JEREMY WADSWORTH Enlarge
A group of former parishioners of a rural Catholic church closed by Toledo Bishop Leonard Blair in 2005 is continuing its legal efforts to gain ownership of the ex-church and property.
We felt strongly that there were some issues raised that hadn t been addressed properly, and we felt they deserved more dialogue, said Steve Johnson, a former member of the closed St. James Catholic Church in Kansas, Ohio.
After the Ohio 3rd District Court of Appeals in December upheld the Toledo Catholic Diocese s right to close the parish, ex-members opted to appeal to the Ohio Supreme Court.
The suit was filed in late January by the Kansas St. James Parish of Ohio, Inc., a nonprofit corporation formed by ex-parishioners, and two individuals who had been members of the parish, James and Virginia Hull.
Thomas Pletz, a lawyer for the Toledo Catholic Diocese, said on Friday that a response to the appeal will be filed on or before next Monday, and that he had no further comment.
Mrs. Hull and Mr. Johnson said ex-parishioners voted to continue their legal battle after an outside source, whom they declined to identify, offered to help pay the group s legal expenses. The parishioners have said they spent about $100,000 on legal costs. The parishioners all said we ve got one more step and we d better go all the way, and not wonder what would have happened, Mrs. Hull said. We feel there were points that the appeals court really judged wrong.
The ex-parishioners contend that the property s deed names Bishop Blair as legal trustee of St. James Church and the bishop failed to act in their best interest when he closed the parish.
The diocese argued in the Ohio 3rd District Court of Appeals that closing St. James was an internal church matter and not the jurisdiction of a governmental court, citing constitutional separation of church and state.
The diocese also said the nonprofit corporation formed by St. James ex-parishioners did not legally represent the former congregation.
In the ex-parishioners appeal to the Ohio Supreme Court, they argue that Ohio law has determined that the trust beneficiary is the unincorporated association of worshippers and supporters of that local church.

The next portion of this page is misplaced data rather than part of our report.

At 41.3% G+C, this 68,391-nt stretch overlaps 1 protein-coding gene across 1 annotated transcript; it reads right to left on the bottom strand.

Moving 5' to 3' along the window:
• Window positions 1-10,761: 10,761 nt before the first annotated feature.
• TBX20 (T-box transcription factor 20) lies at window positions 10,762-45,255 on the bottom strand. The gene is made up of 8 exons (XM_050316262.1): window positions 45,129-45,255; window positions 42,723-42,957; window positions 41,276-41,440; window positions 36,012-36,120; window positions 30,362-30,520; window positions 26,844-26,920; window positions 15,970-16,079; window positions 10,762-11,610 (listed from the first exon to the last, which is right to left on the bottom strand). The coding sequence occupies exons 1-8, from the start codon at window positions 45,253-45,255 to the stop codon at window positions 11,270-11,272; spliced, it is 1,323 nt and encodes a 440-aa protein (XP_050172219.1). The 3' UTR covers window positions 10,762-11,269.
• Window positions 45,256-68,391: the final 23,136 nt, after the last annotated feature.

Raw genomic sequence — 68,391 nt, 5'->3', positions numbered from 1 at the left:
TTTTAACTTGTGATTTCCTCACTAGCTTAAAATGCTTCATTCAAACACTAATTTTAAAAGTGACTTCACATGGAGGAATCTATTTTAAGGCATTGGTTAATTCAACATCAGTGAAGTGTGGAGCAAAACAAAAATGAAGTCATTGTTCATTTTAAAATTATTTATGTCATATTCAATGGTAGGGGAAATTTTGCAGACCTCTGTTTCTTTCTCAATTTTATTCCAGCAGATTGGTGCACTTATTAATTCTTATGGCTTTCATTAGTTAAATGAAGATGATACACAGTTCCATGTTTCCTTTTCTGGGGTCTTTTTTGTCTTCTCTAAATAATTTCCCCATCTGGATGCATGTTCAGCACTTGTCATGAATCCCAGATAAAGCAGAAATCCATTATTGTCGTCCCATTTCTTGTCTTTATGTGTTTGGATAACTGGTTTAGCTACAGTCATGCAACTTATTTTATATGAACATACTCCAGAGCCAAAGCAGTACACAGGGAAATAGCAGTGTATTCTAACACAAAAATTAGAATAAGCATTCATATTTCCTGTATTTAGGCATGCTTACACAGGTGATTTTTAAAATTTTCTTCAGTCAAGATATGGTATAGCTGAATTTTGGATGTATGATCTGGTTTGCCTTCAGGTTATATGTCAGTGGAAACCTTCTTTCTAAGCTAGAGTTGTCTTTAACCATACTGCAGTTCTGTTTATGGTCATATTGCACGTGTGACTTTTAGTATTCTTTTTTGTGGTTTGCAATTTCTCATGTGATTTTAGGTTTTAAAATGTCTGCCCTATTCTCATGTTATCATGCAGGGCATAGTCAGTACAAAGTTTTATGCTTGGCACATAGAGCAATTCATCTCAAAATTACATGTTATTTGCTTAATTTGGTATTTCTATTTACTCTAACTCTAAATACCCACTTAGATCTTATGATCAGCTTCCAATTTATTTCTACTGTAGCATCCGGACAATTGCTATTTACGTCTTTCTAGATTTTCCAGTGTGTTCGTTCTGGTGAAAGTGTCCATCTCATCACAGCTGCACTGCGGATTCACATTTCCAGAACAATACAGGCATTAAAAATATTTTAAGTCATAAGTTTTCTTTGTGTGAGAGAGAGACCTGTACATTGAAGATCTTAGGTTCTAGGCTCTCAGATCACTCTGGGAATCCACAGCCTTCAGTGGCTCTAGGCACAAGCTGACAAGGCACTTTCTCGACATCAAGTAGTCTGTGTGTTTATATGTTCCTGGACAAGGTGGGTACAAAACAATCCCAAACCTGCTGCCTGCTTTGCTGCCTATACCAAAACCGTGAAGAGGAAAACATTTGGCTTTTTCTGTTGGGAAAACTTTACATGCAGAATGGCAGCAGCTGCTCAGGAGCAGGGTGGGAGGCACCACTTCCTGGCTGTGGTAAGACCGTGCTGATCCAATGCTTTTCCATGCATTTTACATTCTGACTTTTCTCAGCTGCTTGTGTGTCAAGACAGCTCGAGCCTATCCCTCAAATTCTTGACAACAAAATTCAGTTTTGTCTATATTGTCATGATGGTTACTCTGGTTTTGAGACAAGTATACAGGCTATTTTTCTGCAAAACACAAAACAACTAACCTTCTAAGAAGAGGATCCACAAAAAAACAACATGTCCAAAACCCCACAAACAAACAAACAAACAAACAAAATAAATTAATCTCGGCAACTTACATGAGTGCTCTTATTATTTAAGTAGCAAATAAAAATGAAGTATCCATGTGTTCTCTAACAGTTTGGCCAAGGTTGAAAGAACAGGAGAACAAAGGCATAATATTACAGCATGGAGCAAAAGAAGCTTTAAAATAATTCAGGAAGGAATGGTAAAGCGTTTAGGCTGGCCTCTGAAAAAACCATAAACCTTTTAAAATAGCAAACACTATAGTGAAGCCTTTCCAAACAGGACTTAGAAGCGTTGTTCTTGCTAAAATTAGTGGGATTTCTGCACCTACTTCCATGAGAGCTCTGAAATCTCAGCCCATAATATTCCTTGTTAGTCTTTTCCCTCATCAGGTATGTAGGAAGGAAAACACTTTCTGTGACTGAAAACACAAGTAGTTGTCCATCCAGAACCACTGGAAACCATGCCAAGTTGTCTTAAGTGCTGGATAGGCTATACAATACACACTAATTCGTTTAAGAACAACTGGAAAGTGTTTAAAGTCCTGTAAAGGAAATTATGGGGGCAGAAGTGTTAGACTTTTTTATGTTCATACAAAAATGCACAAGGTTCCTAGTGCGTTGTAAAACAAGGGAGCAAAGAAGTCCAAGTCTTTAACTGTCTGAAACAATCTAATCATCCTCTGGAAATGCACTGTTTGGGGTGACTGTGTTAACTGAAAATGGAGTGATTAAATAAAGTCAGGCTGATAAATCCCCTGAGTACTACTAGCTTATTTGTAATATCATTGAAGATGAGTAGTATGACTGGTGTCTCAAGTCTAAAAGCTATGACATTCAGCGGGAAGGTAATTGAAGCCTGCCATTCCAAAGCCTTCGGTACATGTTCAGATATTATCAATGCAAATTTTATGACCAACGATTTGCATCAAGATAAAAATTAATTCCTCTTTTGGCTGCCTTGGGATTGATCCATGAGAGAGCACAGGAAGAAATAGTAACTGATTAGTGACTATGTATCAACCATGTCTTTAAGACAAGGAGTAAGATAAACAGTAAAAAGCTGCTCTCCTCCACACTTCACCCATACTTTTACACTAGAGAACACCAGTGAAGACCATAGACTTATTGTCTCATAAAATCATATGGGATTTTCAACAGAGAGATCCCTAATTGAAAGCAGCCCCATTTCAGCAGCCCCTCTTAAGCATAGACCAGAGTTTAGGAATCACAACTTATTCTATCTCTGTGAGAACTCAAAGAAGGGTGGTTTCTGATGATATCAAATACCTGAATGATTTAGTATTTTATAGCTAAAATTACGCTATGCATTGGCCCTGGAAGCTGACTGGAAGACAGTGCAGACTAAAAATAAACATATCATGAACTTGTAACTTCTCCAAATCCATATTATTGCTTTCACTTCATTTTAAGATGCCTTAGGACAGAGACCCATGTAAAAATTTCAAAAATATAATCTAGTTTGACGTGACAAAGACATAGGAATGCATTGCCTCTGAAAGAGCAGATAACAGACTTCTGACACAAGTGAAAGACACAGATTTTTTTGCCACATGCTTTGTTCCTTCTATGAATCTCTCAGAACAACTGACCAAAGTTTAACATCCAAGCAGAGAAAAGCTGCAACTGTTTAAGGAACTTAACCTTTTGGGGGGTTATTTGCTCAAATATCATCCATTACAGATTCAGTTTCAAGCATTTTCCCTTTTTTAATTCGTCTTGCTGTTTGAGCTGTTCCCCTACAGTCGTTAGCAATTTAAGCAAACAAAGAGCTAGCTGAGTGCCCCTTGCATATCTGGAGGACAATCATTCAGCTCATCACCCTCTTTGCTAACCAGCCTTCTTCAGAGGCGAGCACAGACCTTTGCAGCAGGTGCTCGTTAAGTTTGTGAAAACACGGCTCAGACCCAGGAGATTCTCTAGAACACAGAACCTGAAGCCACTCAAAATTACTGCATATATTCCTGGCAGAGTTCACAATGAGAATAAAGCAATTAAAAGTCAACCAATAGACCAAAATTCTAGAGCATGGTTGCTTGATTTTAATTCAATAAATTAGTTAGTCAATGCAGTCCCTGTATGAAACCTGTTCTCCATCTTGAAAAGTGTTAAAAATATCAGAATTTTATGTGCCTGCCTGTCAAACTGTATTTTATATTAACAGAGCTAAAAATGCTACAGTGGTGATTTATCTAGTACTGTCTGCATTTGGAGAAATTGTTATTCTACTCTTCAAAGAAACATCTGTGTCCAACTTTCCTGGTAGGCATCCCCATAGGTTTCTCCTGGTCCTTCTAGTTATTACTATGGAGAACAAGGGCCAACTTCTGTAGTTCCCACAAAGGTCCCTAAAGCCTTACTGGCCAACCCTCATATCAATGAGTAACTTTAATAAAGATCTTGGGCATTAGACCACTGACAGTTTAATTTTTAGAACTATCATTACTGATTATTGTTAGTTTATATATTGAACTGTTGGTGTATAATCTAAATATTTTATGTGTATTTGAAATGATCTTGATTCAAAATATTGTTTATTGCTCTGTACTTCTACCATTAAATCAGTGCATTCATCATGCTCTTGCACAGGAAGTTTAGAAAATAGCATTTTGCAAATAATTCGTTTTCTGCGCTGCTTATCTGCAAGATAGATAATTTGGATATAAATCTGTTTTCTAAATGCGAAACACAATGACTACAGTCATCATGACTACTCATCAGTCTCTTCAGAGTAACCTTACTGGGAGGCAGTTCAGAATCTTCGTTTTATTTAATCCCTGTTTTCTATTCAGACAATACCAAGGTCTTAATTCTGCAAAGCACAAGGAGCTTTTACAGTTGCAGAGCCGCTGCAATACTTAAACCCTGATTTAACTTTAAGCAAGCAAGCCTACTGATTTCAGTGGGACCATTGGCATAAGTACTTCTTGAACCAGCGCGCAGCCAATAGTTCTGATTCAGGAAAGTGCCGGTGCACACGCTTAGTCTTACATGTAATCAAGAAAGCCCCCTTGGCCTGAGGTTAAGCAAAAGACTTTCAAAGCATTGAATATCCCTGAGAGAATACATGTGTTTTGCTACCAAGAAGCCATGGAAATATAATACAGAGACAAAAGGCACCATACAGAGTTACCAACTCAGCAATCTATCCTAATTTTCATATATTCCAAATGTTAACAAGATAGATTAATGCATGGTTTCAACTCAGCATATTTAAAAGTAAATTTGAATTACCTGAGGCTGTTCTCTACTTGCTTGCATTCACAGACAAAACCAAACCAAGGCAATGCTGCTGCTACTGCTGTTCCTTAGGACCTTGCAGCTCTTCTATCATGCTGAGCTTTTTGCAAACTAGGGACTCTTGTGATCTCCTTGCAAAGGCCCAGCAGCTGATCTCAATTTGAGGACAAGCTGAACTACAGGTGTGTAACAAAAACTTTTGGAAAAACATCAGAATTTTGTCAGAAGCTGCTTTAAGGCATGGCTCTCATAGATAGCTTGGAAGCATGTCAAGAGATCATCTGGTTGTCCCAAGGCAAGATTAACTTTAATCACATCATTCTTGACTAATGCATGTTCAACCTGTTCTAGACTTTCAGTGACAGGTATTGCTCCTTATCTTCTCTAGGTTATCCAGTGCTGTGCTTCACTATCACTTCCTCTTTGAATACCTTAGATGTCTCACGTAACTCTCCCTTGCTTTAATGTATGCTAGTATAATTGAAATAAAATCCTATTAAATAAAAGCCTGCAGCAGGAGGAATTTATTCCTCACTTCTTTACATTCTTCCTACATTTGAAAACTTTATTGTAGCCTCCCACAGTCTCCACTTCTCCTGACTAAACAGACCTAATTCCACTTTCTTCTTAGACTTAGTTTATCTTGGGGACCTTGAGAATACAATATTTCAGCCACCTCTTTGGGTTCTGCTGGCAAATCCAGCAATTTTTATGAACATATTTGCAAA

They asserted that trustees should not have the power to unilaterally change who the beneficiaries are without express authorization to do so. The case affects the rights of countless unincorporated associations who are trust beneficiaries throughout Ohio, the suit said.
St. James Catholic Parish was established in 1889, 21 years before the Toledo diocese was established. The parish was closed July 1, 2005, during a major restructuring of the 19-county Toledo diocese.
The parishioners first appeal to remain open was directed heavenward, a continuous prayer vigil inside their wood-frame church beginning May 1, 2005 two months before the scheduled closing.
The vigil went on for more than 10 months until a diocese worker ousted a women who had been praying and changed the locks to the building on March 6, 2006.
After the prayer vigil s abrupt end, ex-members took their case to civil court, filing a lawsuit in Seneca County Common Pleas Court in June, 2006.
The suit said that although Bishop Blair had the right to close a parish, he did not have legal ownership of the property. The relief sought was the use and enjoyment of the property, not as a church of the Roman Catholic faith but as a place of personal worship and community gathering, the suit said.
The common pleas court ruled in the diocese s favor in March, 2008, as did the appeals court last December.
Mrs. Hull said many former members of St. James Church continue to meet every Sunday for prayer at a United Methodist church in Kansas, which is 40 miles southeast of Toledo.
The ex-parishioners also will perform a Lenten musical drama, His Last Days, for the 21st year in a row, with five presentations scheduled at churches across the region starting March 15.
Contact David Yonke at:firstname.lastname@example.org 419-724-6154.